I agree with the cleaning concerns. I think it’d be easy to vacuum the big stuff out, but the smaller stuff is going to get embedded or tangled in the carpet fibers and be more of a pain to get out. I’ve found that hand plane shavings make an awesome padded area around the workbench.

-- - The mightiest oak in the forest is just a little nut that held its ground.

View Marcus's profile

Marcus

1149 posts in 1485 days


#7 posted 11-04-2014 07:32 PM

Heh, I like the idea of maybe just saving up a good 2” layer of dust and plane shavings…the perfect comfortable shop flooring. I think I might feel like a hamster running around though.

View ChrisK's profile

ChrisK

1809 posts in 2547 days


#8 posted 11-04-2014 07:40 PM

I had a few carpet remnants I was using, collect dust and chips like nobodies business. The anti-fatigue mats are a better choice.

The chips and shavings will mat done nicely, it should help soften some of the shop noise to.

-- Chris K

View Marcus's profile

Marcus

1149 posts in 1485 days


#9 posted 11-04-2014 08:06 PM

My concern w/ the anti fatigue mats is that I have a pretty small space and a pretty mobile shop. Everything is on mobile stands because of the small space. I am looking for something that the equipment can roll on but also provide a bit of a softness to it (softer than concrete at least).

View BinghamtonEd's profile

BinghamtonEd

2281 posts in 1835 days


#10 posted 11-04-2014 08:08 PM

I haven’t personally tried it, but I’ve heard that the rubber horse stall mats from Tractor Supply work well. A 4’x6’ section sells for 39.99. I’ve also seen them at my local Agway, but I am not sure of the price.

-- - The mightiest oak in the forest is just a little nut that held its ground.

View Tom Clark's profile

Tom Clark

88 posts in 2487 days


#11 posted 11-08-2014 03:14 AM

Some may think I am crazy, but I have had a 12×17 carpet remnant in my shop for 18 years. I bought a used remnant one day when my feet and legs were bothering me, and I was tired of working on a bare floor.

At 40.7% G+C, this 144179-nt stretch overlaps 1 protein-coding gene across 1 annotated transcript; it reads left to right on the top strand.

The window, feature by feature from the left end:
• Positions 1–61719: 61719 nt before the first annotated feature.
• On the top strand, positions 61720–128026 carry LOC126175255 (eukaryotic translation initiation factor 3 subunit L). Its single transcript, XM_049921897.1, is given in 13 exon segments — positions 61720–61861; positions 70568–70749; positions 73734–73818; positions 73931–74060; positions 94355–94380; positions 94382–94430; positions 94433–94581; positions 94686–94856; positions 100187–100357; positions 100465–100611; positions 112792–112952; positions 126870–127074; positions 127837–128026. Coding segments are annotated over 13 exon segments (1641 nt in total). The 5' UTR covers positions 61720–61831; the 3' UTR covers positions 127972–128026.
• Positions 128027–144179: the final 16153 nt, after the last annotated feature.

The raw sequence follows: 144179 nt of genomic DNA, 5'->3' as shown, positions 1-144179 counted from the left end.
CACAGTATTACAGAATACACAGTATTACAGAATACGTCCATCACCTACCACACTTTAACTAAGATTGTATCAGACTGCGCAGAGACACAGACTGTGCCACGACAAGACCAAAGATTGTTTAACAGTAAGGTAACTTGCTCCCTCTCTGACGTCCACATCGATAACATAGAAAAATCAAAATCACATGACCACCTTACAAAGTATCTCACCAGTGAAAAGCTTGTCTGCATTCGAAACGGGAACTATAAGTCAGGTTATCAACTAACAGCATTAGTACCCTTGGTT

None of my heavy machines are on carpet, just a large work/assembly area. What a difference in comfort. I figured when the carpet was messed up it was cheap enough to junk and buy another. Like the energizer bunny it keeps on going.

I do have 1/2 rubber pads in front of workbenches and machines. A shop vac makes it easy to clean up now and then.

-- Tom

View muleskinner's profile

muleskinner

881 posts in 1902 days


#12 posted 11-08-2014 03:46 AM

I don’t think you’re crazy, Tom. I’ve got a 12×20 piece of industrial felt down on the main area of the shop. Then a couple of old area rugs on top of that in front of the work benches and the table saw. Works fine for me. Every once in a while I get in a mood and actually use the shop vac as a shop vac. Otherwise, the majority of shop debris sweeps up nicely with a medium bristle broom.

The only down side to those commercial carpet tiles is I think they’d have to be glued down.

-- Visualize whirled peas

View Bill7255's profile

Bill7255

354 posts in 1750 days


#13 posted 11-08-2014 11:02 AM

I had that style carpet in my previous shop for a while. It wasn’t bad regarding dust and moving equipment, however I did not think it provided much cushion, finally got rid of it. My advice is you would be better off investing in anti-fatigue mats.

-- Bill R

View Tennessee's profile

Tennessee

2410 posts in 1980 days


#14 posted 11-08-2014 11:48 AM



I haven t personally tried it, but I ve heard that the rubber horse stall mats from Tractor Supply work well. A 4×6 section sells for 39.99. I ve also seen them at my local Agway, but I am not sure of the price.

- BinghamtonEd


Ed: The mats are not very popular with woodworkers. They are actually rather hard, made of ground tires if my memory serves me correct. They are made to withstand the hooves of a 1200 lb. horse. Like a rock to a 225 lb. human.

-- Paul, Tennessee, http://www.tsunamiguitars.com

View Picklehead's profile

Picklehead

1017 posts in 1395 days


#15 posted 11-08-2014 11:56 AM

Holy Crap, Tom. Nice shop!

-- You've got to be smarter than the tree.

showing 1 through 15 of 16 replies

Have your say...

You must be signed in to reply.

DISCLAIMER: Any posts on LJ are posted by individuals acting in their own right and do not necessarily reflect the views of LJ. LJ will not be held liable for the actions of any user.

Latest Projects | Latest Blog Entries | Latest Forum Topics

HomeRefurbers.com